But Greenwald perhaps misses a trick here:
“It’s certainly possible that it will turn out that, if they are guilty, their prime motive was political or religious. But it’s also certainly possible that it wasn’t: that it was some combination of mental illness, societal alienation, or other form of internal instability and rage that is apolitical in nature.”
It may not be appropriate to draw such a clear distinction between mental illness on the one hand and politics and religion on the other. Alienated and unstable people may be attracted to extreme ideas or ideologies
A pretty obvious focus for a disturbed young man who happens to be Muslim is jihadist extremism. Now if your focus is instead, say, the Knights Templar or fantasy role playing games and you go on a random killing spree, then no one is going to link your acts to videos preaching violence in the name of your pet obsession. So – to sum up – the unhinged actions of a deranged young Muslim are more likely to associate themselves with an ideology linked to several recent politically motivated and well organised acts of terror –and thus Greenwald may be correct, in a sense, in arguing that Muslims are more likely to be labelled terrorists.
Cartoon by Gerald Scarfe
Guest post by Dr Ian Taylor
Some will say this is too soon, and others will say it’s a bit late, but in my judgement now is probably the most appropriate time to look back on the Thatcher years and decide whether they were good or bad for Britain. I guess it’s fair to say that the title I’ve gone with gives a fairly big clue as to where I stand on this one. Nonetheless, I seize on her incompetence for a reason: Her supporters will often concede that she may not have been the nicest person in the country, but argue that at least she turned this place around. The fact that she made a difference can hardly be disputed. But it certainly wasn’t for the better.
All I really want to do with this posting is present a few facts about the economy which is where her greatest achievements were supposed to lie. I’ve also given the crime figures. If the analysis that follows seems somewhat detached and dispassionate, that too is for a reason. My intention is simply to get a few important facts into the public domain to provide some ammunition against the ‘wasn’t she wonderful’ crap that we’ve had to endure over the past fortnight or so. As a middle-class teenager in the 1980s I can certainly remember her reign, but I am sure that others can speak with far more authority about what it was like to endure record levels of crime, poverty and/or unemployment. If not, I leave it to the reader’s powers of empathy and imagination to figure out what that must have been like.
On average the economy grew by about 2.3% from 1979 to 1990. This is hardly an amazing achievement: Tony Blair (of whom I am no fan) averaged 2.5%; while the average during the post-war Keynesian era was closer to 3%. And of course, Thatcher’s Premiership coincided with a time when Britain was best placed to exploit North Sea oil reserves. In terms of pure economic performance her record is distinctly unimpressive. Nonetheless, growth of 2.3% wouldn’t be so bad were her years in office not bookended by two recessions that gave us unprecedented levels of unemployment.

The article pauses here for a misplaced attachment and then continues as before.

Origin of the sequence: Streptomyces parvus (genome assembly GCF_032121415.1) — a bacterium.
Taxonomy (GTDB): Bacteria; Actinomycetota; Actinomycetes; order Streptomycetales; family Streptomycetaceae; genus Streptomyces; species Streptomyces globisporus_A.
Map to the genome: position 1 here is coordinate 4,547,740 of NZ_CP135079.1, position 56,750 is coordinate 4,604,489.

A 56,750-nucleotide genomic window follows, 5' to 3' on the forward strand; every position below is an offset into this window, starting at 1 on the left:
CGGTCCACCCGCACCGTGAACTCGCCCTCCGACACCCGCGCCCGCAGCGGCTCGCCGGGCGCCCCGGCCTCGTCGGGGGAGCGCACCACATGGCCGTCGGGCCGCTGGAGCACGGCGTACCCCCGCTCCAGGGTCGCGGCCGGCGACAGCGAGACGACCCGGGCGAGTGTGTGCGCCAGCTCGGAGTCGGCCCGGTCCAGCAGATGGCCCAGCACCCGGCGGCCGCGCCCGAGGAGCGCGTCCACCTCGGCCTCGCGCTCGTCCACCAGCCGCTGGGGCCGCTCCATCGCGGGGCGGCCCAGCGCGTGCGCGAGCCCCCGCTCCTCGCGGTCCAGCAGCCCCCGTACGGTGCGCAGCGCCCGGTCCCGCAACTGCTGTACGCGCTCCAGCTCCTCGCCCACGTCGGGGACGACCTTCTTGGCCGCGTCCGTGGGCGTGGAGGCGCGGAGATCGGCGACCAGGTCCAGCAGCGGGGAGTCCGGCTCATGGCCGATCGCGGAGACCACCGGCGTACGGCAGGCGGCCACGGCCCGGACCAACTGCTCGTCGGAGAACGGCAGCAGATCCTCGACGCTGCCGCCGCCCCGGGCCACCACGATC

In 1979 unemployment stood at 1.5 million. Within a year of Thatcher coming to power it had rocketed upwards, and stayed at above 3 million from 1983 to 1987. Thereafter it fell slightly, although not below 2 million – a figure that would have been unthinkable in the ’50s, ’60s or even the ’70s. Unemployment then rose up again past in the 3 million mark in the recession of the early ’90s.
Thatcher’s apologists, like former Telegraph editor Charles Moore, like to point to the reduction in the number of days work per annum lost to strikes during her Premiership: down from 29.5 million in 1979 to 1.9 million by 1986 he says. What he’s rather less keen to talk about is the number of days’ worth of productivity lost in that year (or any other) due to unemployment. 3.2 million out of work that year multiplied by 240 working days a year amounts to 768 million days lost in 1986 alone.
In the 1980s interest rates rose to double figures – higher than they’d ever been before, or since.
This is something that her supporters like to harp on about, albeit without uttering the word ‘poll’. In truth, she cut taxes for the rich, whilst increasing them for the poor with the poll tax and through VAT rises.
This was, apparently, another big triumph of her economic policy. In truth, inflation rose to 18% in 1981, and moreover, was higher when she left office than when she came in: 11% compared to 10.3%. It’s true that on average inflation was lower in the ‘80s than in the previous decade, but then again inflation fell around the world during the 1980s: Given that inflation is largely determined by the price of raw materials the fall hardly seems like a major achievement, particularly in the light of the aforementioned figures.
Where to begin on this one? The proportion of children living in poverty in this country more than doubled under Thatcher: rising from 14% of children in 1979 to 31% by 1990. Meanwhile, according to a recent Guardian ‘Data blog’, the number of people living below 60% of medium income rose from 13.4% to 22.2% under Thatcher. These figures continued to rise under John Major, but when seen in comparative context it ought to be understood that they were far from inevitable. The number of people living in poverty had been falling throughout the 20th Century up until 1979, and, to give credit where it is due, the number of children growing up in poverty also fell slightly during the New Labour years.
In 1979 there were 2.5 million crimes recorded in the UK; by 1990 that number stood at 4.5 million. The 1980s also saw some of the worst rioting in British cities of the 20th Century. You’d think that things like this would embarrass the ‘party of law and order.’